A photograph shows Laura Coc (far right), a young woman from Guatemala, posing during a beauty pageant.
A photograph shows Laura Coc (far right), a young woman from Guatemala, posing during a beauty pageant. © Andrea Godínez

Migrating and Vanishing: But Who Can Hear You in the Desert?

In one Arizona morgue alone in the U.S. there are more than 300 unidentified remains of migrants.

Friday, 14 June, 2024

Laura and her brother started their migration 13 years ago. They set off for the U.S. to work and send money to their family, as many people from Guatemala do. But they didn’t make it. Laura is one of at least 817 Guatemalan migrants that disappeared between 2010 and March 2023. Even Guatemala’s Ministry of Foreign Affairs acknowledges that this number — which comes from the missing persons cases filed with their office — is an undercount. The same problem with record-keeping occurs in Mexico, where the only certainty is that they do not know how many migrants have gone missing in their territory. According to the International Organization for Migration, the route to the U.S. from Central America is the third most dangerous in the world.

January 15, 2009

Women’s Prize for Journalism

Laura Coc is 18 years old and competing to be the village beauty queen in Xesuj, San Martín Jilotepeque, Guatemala. Her long black hair is styled simply: parted in the middle and gathered in a low ponytail. Like every other contestant, she wears a traditional huipil, with a flowered sash and a long colorful skirt. She poses for the picture that will immortalize her participation in the 2008-09 pageant. With a shy smile, she looks at the camera and waits.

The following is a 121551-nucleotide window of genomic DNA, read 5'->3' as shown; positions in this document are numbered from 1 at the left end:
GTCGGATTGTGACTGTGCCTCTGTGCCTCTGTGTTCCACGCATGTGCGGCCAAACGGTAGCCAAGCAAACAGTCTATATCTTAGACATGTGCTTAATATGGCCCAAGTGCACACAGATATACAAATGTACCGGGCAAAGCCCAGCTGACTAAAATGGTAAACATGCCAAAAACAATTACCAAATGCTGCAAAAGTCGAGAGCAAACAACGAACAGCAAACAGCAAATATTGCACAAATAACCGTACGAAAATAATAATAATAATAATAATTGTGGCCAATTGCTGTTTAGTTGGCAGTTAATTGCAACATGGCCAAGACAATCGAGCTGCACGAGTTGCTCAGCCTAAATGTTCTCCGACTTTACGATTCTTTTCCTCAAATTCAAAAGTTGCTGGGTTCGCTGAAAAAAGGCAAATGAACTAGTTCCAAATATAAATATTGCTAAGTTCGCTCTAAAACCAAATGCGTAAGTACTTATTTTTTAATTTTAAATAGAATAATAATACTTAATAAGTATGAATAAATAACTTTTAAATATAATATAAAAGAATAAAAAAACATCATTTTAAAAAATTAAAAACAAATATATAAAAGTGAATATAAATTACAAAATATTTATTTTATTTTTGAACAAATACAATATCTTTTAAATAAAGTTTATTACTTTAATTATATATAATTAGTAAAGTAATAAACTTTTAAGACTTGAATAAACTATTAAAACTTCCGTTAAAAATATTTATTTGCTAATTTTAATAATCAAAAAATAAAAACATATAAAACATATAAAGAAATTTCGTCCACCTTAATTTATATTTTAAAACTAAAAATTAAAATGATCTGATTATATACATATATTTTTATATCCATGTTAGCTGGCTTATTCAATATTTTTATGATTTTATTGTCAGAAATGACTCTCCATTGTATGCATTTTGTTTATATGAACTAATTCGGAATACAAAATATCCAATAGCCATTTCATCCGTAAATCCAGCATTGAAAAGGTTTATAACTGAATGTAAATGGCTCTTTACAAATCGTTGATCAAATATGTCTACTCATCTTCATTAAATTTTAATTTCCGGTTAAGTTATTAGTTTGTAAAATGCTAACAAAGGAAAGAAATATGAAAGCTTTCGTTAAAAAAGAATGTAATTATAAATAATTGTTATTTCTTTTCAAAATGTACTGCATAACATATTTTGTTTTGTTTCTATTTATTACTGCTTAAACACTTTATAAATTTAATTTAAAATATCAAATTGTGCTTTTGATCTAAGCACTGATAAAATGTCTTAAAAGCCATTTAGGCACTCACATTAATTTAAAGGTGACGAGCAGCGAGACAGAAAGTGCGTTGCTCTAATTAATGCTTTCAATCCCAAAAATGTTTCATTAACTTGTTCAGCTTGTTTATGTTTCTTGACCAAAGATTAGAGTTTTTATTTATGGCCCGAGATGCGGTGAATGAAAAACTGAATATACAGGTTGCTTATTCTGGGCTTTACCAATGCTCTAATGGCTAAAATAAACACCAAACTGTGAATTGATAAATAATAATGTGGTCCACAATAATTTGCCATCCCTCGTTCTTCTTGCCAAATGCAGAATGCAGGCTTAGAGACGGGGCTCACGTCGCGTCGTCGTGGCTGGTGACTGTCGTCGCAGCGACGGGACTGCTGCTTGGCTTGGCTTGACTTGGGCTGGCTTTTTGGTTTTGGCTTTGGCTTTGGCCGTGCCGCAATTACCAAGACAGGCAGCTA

October 4, 2010

The sun rises over the Arizona desert in the U.S. The morning light colors the sky in shades of orange over the still landscape. The shapes of cacti resemble soldiers on duty. Laura Coc's lifeless body lies beneath a thorn-strewn bush. Her brother left her there when he realized that if he didn't seek help, he would die too.

March 27, 2023

A coroner in Pima County, Arizona, pulls out a box from a stack that rises all the way up to the roof of a truck trailer. Taped on the side of the box, under the hole that serves as a handle, is a piece of paper with a case number. The coroner lifts the lid and pulls out a skull, a piece of unidentified human remains.

Gene Hernández, a forensic medical investigator in Pima County, holds the skull of a deceased migrant. © Andrea Godínez

Every day for the last 13 years, whenever Roman Coc hears the dogs barking in his house in the mountains of Guatemala, he thinks that his daughter Laura is approaching. He wonders if she will find the house because the entrance was repaired some time ago.

Laura's body, Laura's bones, Laura's clothes. None of it was found.

How Many More Like Laura?

Between 2010 and March 2023, Guatemala’s Ministry of Foreign Affairs received reports of 817 Guatemalan citizens missing in foreign countries. More than half of them were between the ages of 18 and 30 when they left from homes in the departments of Guatemala, Quetzaltenango, Huehuetenango and San Marcos. Those last two departments are located along the Mexican border.

Of the missing, 52 are women. This data is neither on a public record nor is it accessible to the families: It was obtained via requests for access to public information made to the Guatemalan Ministry of Foreign Affairs of Guatemala for this investigation.

When Román Coc filed a report for his missing daughter at the Ministry of Foreign Affairs, he was told to remain calm, that there would be a search for her. Andrés was the name of the man who spoke to Román and gave him a phone number. But when Román called that number, he was told that there was a “change of personnel” and that Andrés was no longer there to answer. “My case, I don't know if they followed it up,” says Román. “Because they promised to call me back. In 13 years we received four calls, at the beginning, and then no more.”

At the Ministry of Foreign Affairs, the number of missing Guatemalan migrants is underreported, a fact acknowledged by the vice-consul Geovani René Castillo Polanco, in an interview conducted for this investigation:

— Does this seem like an accurate number to you, or could there be more?

— There may be more. It is unfortunate to say, but many bodies are found piled up in the desert. Sometimes their fellow migrants bury them. Sometimes coyotes (human traffickers) make them disappear. But that figure is not accurate. The numbers are higher.